The usual time for orthodontic palatal expanders is 6-8 months. The doctors will prescribe how often to turn the appliance–generally one time every 4 days (or twice a week). Some doctors like to use a rapid expansion (turning daily) but we prefer a slower, consistent pace that reduces patient discomfort. We monitor the patient throughout this process, and we have the parent/guardian turn the appliance at a prescribed interval to maintain consistent progress. After the proper amount of expansion has been achieved, we will leave the jaw expanders in for an additional 8 weeks to allow for the upper jaw to stabilize. Early removal of the palatal expanders can cause an immediate relapse, and then the expander has to be replaced and started again. We will remove the palate expander and replace it with a smaller and more comfortable retainer appliance.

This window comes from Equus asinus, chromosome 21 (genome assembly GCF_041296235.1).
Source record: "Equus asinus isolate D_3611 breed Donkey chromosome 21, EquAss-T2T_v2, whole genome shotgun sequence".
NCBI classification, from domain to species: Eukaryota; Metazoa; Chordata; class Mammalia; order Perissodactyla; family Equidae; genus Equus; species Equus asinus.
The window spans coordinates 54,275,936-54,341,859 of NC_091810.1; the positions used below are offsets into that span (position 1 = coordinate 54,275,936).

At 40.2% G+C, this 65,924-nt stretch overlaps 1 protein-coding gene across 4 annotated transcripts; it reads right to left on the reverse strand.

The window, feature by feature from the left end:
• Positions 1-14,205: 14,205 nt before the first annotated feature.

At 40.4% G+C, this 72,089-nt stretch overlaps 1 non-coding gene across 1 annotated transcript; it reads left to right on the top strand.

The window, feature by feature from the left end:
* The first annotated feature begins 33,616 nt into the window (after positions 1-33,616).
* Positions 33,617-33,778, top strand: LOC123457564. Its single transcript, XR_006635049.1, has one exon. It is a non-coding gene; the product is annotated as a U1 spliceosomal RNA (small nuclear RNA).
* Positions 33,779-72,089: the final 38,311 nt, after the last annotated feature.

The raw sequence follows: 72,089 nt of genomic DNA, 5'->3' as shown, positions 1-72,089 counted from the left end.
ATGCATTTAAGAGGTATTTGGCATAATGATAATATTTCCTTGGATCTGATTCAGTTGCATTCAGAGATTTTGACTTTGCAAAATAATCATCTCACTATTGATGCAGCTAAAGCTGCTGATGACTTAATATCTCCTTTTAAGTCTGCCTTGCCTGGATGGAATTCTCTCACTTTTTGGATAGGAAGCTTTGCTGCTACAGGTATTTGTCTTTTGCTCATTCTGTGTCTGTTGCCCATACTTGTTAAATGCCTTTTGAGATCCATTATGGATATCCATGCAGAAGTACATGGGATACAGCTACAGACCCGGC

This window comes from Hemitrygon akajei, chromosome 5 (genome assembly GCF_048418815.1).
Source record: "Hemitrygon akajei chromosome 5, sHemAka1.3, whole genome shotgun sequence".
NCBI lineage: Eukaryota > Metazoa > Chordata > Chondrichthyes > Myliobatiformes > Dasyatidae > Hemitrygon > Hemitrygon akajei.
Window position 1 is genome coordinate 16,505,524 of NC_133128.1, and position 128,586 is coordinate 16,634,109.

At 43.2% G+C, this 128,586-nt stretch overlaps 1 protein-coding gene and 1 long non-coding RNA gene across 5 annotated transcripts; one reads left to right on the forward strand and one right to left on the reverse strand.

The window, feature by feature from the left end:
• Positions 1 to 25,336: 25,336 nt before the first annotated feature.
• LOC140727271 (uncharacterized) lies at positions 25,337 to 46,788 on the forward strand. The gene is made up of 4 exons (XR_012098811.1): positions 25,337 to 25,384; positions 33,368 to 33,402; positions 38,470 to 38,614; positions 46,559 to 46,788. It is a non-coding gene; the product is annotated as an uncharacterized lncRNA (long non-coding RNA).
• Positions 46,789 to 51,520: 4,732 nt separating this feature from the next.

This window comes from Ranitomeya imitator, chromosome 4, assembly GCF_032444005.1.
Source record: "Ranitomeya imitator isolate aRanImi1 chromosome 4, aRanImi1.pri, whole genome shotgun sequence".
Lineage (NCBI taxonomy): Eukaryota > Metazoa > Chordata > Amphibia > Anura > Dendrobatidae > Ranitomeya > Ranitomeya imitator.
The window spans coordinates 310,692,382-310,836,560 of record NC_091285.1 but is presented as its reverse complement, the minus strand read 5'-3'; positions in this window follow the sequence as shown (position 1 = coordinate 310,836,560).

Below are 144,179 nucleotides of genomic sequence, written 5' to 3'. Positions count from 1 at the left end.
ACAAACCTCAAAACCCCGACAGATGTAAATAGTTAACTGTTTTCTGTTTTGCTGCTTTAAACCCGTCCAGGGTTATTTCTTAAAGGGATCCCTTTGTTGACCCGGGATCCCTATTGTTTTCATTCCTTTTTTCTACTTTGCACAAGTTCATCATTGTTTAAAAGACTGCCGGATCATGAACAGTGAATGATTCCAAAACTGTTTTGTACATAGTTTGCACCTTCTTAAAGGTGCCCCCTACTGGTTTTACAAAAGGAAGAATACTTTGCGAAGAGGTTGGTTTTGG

How painful are palate expanders?
They are not very painful. But, your kid will feel some discomfort at first because of their heavy nature.
What is the best age to get a palate expander?
It’s best to get palate expanders when your kid is 7-8 years old. Since the palate is growing rapidly at this age, the expanders are more effective. But, you can also use them on children in their early teens.
Do you need braces after a palate expander?
It’s not absolutely necessary to get braces after a palate expander. But, in most cases, people do get braces after palate expanders.
If you have a palate expander, what can't you eat?
Don’t eat hard and chewy foods after you get palate expanders. Cut fruits into small pieces before eating them.
Do orthodontists reuse expanders?
No, palate expanders cannot be reused. Everybody needs custom palate expanders.
Can you talk normally with a palate expander?
You can talk normally with a palate expander. But, your voice may sound different for the first few days after applying the palate expander.